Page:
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J. L. Baird, R. A. Bilonick, L. Kagemann, G. Wollstein, H. Ishikawa, J. S. Schuman; Detecting Relative Bias Using the Bland-Altman Method: Consequences of Unequal Imprecision. Invest. Ophthalmol. Vis. Sci. 2009;50(13):5066.
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Bland-Altman plots are often used to determine the relative bias between two methods of measurement. This approach assumes that the two methods have equal imprecision but this strong assumption is often unchecked. This study demonstrates the consequences when imprecisions are unequal.
Using simulated intraocular pressure (IOP) data for two devices (N=1000) four models were constructed to illustrate possible Bland-Altman scenarios encountered by researchers. In the first model both methods have equal imprecision standard deviations (SD) equal to 3 mmHg and a bias between the devices increasing 0.4 mmHg per each 1 mmHg increase in the true level. The second had equal imprecision (same as Model 1) and no bias. The third had unequal imprecisions (SDs of 2.4 and 3 mmHG) and no bias. The fourth had unequal imprecision (SDs of 3.69 and 3 mmHg) and the same bias as the first model.
In the two models that held to the assumption of equal imprecision (Figure 1A and 1B), the Bland-Altman method correctly identified the bias (P<0.0001) in the first model and the lack of bias (P=0.6534) in the second model. In the third model (Figure 1C), Bland-Altman incorrectly concluded that there was a bias (P<0.0001). In the fourth model (Figure 1D), Bland-Altman failed to detect the bias (P=0.7609).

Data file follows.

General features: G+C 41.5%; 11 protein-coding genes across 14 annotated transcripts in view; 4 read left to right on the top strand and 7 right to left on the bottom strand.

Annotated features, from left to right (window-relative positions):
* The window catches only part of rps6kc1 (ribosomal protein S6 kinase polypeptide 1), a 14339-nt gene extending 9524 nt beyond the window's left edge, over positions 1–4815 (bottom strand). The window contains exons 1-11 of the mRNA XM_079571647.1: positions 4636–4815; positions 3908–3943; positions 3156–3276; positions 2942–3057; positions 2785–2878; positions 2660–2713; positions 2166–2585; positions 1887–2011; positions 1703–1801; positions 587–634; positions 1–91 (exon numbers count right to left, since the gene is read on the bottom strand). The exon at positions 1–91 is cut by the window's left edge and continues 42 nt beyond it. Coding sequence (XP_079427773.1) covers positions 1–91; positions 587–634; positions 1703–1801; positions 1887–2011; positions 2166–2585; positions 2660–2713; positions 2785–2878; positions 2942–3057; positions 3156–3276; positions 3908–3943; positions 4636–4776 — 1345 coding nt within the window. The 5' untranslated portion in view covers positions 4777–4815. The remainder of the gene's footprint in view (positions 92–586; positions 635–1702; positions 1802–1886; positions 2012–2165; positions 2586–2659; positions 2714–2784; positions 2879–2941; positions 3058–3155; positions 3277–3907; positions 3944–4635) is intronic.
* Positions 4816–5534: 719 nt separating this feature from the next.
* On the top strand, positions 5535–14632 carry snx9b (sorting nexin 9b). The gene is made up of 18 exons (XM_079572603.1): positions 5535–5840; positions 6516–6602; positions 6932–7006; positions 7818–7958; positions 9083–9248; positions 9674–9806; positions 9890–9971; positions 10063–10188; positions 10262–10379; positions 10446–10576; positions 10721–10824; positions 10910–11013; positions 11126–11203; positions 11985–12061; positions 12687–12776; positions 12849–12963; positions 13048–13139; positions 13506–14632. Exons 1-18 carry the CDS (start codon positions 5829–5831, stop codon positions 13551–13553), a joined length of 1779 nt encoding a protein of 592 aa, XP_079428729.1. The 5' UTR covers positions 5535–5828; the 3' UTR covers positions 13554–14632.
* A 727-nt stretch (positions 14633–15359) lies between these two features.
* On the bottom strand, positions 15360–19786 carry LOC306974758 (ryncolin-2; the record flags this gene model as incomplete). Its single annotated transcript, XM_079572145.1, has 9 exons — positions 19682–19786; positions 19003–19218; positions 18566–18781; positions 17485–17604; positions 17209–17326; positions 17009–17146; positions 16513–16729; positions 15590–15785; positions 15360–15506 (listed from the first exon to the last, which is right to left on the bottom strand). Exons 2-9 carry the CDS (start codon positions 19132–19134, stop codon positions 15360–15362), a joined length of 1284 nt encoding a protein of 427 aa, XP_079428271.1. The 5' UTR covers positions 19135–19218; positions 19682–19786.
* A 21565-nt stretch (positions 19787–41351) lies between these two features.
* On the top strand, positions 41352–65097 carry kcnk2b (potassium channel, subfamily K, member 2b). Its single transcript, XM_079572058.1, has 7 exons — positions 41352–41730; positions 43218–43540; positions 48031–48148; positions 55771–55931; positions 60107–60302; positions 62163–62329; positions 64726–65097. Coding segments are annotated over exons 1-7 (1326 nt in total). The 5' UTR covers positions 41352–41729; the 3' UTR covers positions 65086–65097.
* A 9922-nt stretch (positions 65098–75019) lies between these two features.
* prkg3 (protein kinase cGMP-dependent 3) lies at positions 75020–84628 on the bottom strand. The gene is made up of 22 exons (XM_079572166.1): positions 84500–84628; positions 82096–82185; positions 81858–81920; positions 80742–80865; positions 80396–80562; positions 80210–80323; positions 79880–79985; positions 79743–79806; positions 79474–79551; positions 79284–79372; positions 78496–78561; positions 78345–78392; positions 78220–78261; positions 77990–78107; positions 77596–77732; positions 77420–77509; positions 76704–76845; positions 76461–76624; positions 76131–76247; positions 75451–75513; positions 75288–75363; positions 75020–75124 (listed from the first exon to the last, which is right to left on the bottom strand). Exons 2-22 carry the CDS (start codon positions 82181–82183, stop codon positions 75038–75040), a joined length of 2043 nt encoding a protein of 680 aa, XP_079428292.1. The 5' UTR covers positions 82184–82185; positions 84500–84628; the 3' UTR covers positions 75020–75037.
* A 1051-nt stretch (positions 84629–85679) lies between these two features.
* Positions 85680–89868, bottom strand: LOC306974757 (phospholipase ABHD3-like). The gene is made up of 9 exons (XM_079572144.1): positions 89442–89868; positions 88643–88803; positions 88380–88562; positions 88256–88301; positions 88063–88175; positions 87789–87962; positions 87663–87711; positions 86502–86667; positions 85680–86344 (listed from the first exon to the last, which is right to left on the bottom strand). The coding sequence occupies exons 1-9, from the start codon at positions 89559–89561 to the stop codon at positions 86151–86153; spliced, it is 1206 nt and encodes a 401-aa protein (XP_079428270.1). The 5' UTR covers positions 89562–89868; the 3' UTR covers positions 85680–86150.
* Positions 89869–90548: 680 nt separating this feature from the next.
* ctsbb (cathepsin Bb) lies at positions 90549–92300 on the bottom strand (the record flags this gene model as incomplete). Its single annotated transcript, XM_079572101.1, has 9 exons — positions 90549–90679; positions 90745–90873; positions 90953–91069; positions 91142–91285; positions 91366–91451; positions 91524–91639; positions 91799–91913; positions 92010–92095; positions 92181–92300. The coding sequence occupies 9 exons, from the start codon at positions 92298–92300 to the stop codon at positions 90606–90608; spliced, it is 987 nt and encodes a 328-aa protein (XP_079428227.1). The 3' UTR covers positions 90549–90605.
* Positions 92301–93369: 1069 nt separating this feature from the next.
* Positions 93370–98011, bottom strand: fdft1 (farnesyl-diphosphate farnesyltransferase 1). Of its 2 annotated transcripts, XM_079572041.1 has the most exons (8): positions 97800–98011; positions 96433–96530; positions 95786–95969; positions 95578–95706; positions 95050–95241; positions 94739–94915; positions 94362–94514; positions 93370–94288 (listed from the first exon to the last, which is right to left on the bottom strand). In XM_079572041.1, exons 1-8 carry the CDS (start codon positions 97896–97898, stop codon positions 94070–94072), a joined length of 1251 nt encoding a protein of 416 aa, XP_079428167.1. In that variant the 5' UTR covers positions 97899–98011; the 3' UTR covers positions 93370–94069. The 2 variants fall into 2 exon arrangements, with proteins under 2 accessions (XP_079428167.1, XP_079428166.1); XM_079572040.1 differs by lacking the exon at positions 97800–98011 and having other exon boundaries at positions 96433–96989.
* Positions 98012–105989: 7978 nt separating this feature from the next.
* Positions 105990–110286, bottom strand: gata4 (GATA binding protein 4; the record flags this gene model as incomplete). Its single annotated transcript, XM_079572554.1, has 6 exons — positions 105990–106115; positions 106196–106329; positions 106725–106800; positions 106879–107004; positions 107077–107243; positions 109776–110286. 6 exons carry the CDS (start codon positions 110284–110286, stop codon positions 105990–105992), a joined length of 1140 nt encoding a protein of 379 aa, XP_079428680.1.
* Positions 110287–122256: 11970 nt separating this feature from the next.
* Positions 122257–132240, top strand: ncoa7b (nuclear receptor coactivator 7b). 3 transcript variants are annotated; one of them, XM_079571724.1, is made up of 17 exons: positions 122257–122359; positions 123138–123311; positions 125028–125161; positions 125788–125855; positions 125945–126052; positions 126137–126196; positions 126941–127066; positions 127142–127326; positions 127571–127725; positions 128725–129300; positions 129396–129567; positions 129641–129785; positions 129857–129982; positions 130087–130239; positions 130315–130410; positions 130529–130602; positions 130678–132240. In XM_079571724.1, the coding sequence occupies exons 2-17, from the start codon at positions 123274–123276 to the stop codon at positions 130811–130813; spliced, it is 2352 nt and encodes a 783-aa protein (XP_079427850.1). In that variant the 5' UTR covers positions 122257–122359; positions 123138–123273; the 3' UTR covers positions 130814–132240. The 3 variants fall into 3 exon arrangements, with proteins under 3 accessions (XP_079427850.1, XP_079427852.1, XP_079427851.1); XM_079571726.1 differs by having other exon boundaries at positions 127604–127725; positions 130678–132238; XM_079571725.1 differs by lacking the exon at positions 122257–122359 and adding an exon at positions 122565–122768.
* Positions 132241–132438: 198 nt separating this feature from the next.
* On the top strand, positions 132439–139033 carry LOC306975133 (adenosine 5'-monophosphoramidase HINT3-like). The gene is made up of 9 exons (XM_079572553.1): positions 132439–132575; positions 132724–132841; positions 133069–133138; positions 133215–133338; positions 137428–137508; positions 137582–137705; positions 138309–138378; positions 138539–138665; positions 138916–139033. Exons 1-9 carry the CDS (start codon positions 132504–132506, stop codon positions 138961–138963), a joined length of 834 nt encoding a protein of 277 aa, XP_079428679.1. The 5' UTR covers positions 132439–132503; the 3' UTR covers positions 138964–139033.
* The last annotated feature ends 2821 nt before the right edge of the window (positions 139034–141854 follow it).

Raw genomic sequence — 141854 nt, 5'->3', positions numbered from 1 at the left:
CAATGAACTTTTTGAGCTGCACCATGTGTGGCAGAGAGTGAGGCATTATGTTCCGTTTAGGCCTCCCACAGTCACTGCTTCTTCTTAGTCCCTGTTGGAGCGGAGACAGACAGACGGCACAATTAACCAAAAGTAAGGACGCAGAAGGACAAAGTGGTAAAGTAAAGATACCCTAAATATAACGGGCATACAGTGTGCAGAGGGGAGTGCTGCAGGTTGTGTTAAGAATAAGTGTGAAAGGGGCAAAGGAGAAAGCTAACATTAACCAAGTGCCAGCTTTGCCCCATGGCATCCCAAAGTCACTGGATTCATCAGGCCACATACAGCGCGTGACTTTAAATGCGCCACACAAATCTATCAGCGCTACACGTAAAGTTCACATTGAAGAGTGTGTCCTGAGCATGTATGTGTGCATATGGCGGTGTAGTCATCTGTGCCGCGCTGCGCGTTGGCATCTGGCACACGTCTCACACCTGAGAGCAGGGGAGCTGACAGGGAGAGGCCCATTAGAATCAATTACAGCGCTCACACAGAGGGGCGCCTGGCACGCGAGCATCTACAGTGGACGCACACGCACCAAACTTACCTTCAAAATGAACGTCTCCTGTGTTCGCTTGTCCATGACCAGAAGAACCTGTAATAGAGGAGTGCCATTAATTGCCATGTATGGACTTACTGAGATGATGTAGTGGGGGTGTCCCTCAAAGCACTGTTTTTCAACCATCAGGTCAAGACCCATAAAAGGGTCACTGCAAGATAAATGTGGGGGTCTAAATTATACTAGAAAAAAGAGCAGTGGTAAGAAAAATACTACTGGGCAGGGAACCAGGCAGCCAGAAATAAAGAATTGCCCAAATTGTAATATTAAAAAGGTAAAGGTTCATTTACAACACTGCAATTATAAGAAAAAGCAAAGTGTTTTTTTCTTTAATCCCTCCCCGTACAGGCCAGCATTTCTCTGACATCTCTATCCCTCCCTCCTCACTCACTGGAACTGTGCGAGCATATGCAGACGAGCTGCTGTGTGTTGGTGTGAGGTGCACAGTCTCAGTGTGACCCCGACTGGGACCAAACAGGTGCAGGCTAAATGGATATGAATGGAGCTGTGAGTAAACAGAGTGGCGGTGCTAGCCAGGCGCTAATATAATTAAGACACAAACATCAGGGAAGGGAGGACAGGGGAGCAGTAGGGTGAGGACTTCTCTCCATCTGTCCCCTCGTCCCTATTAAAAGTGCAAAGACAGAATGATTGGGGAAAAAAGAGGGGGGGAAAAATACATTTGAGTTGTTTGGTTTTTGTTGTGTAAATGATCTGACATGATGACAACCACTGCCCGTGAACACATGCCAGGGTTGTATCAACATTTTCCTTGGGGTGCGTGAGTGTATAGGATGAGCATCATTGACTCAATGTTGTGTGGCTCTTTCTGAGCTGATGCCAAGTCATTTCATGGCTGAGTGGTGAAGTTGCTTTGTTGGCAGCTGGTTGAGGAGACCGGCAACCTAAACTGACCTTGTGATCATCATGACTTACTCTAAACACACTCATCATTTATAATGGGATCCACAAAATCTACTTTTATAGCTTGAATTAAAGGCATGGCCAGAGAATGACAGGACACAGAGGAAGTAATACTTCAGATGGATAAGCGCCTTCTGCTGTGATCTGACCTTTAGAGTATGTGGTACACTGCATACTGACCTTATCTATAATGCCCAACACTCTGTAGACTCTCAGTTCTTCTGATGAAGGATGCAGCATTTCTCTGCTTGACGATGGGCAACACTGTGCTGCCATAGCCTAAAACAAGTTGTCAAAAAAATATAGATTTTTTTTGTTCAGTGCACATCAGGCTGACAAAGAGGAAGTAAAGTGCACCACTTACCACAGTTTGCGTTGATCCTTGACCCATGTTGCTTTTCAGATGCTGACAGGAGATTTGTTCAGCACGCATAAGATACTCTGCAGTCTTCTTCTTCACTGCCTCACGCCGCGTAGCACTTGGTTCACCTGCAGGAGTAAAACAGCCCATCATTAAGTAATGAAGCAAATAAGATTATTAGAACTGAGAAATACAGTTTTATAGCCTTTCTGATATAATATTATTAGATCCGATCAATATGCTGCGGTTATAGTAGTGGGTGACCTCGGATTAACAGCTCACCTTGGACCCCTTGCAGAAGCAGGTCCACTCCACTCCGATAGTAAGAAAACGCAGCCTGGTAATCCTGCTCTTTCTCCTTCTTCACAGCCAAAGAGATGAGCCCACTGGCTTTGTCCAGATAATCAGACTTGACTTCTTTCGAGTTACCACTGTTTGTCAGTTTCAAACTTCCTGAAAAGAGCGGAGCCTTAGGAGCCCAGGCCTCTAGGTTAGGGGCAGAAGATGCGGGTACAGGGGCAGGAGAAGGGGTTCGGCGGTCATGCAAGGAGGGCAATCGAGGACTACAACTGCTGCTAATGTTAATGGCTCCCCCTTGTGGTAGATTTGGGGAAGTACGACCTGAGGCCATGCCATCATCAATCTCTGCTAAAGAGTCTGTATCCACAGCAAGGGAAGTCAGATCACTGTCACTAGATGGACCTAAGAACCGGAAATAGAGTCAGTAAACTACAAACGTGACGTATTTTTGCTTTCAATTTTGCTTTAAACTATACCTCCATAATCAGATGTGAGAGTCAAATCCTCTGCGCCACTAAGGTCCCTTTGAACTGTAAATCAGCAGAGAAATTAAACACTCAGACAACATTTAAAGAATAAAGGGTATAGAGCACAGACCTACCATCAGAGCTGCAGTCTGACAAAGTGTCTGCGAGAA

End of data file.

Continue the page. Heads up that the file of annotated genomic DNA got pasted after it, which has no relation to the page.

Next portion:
In cases where two devices have the same imprecision, Bland-Altman plots are effective tools for determining relative bias. When this assumption is violated, both false positives and false negatives can occur that are indistinguishable from true cases. Therefore, at minimum researchers must strongly justify the assumption of equal imprecision when using Bland-Altman with only two methods due to the high risk of erroneous conclusions. When this is not feasible, researchers should follow Bland and Altman's recommendation to repeat both measurements in order to allow simultaneous estimates of bias and imprecision which avoids making a possibly unrealistic assumption of equal imprecision.
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